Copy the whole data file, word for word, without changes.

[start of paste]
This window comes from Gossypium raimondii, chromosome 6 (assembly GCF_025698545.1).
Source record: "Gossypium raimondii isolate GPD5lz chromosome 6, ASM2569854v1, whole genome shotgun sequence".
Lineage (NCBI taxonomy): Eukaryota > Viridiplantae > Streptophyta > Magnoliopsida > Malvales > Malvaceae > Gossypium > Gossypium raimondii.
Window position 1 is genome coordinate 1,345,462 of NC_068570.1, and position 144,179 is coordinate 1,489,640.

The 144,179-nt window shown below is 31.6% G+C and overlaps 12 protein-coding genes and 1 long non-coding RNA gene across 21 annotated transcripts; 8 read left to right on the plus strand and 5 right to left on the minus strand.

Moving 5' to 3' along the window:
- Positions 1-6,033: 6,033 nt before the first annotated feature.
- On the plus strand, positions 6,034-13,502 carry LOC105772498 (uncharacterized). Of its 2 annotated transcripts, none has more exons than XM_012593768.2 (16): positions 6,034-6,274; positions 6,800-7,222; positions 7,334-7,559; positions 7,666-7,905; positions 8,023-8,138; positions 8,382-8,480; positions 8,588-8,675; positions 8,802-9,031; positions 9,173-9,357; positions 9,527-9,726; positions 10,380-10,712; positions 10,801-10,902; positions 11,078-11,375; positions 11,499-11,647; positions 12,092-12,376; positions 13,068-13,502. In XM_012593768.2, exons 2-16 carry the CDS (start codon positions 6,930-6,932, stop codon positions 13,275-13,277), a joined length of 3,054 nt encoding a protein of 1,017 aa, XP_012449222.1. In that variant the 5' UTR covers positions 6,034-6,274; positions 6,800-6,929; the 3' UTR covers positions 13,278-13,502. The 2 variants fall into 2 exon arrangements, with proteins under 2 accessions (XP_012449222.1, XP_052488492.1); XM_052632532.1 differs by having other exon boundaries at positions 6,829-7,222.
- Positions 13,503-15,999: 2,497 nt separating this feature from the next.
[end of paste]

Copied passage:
This window comes from Gossypium raimondii, chromosome 6 (assembly GCF_025698545.1).
Source record: "Gossypium raimondii isolate GPD5lz chromosome 6, ASM2569854v1, whole genome shotgun sequence".
Lineage (NCBI taxonomy): Eukaryota > Viridiplantae > Streptophyta > Magnoliopsida > Malvales > Malvaceae > Gossypium > Gossypium raimondii.
Window position 1 is genome coordinate 1,345,462 of NC_068570.1, and position 144,179 is coordinate 1,489,640.

The 144,179-nt window shown below is 31.6% G+C and overlaps 12 protein-coding genes and 1 long non-coding RNA gene across 21 annotated transcripts; 8 read left to right on the plus strand and 5 right to left on the minus strand.

Moving 5' to 3' along the window:
- Positions 1-6,033: 6,033 nt before the first annotated feature.
- On the plus strand, positions 6,034-13,502 carry LOC105772498 (uncharacterized). Of its 2 annotated transcripts, none has more exons than XM_012593768.2 (16): positions 6,034-6,274; positions 6,800-7,222; positions 7,334-7,559; positions 7,666-7,905; positions 8,023-8,138; positions 8,382-8,480; positions 8,588-8,675; positions 8,802-9,031; positions 9,173-9,357; positions 9,527-9,726; positions 10,380-10,712; positions 10,801-10,902; positions 11,078-11,375; positions 11,499-11,647; positions 12,092-12,376; positions 13,068-13,502. In XM_012593768.2, exons 2-16 carry the CDS (start codon positions 6,930-6,932, stop codon positions 13,275-13,277), a joined length of 3,054 nt encoding a protein of 1,017 aa, XP_012449222.1. In that variant the 5' UTR covers positions 6,034-6,274; positions 6,800-6,929; the 3' UTR covers positions 13,278-13,502. The 2 variants fall into 2 exon arrangements, with proteins under 2 accessions (XP_012449222.1, XP_052488492.1); XM_052632532.1 differs by having other exon boundaries at positions 6,829-7,222.
- Positions 13,503-15,999: 2,497 nt separating this feature from the next.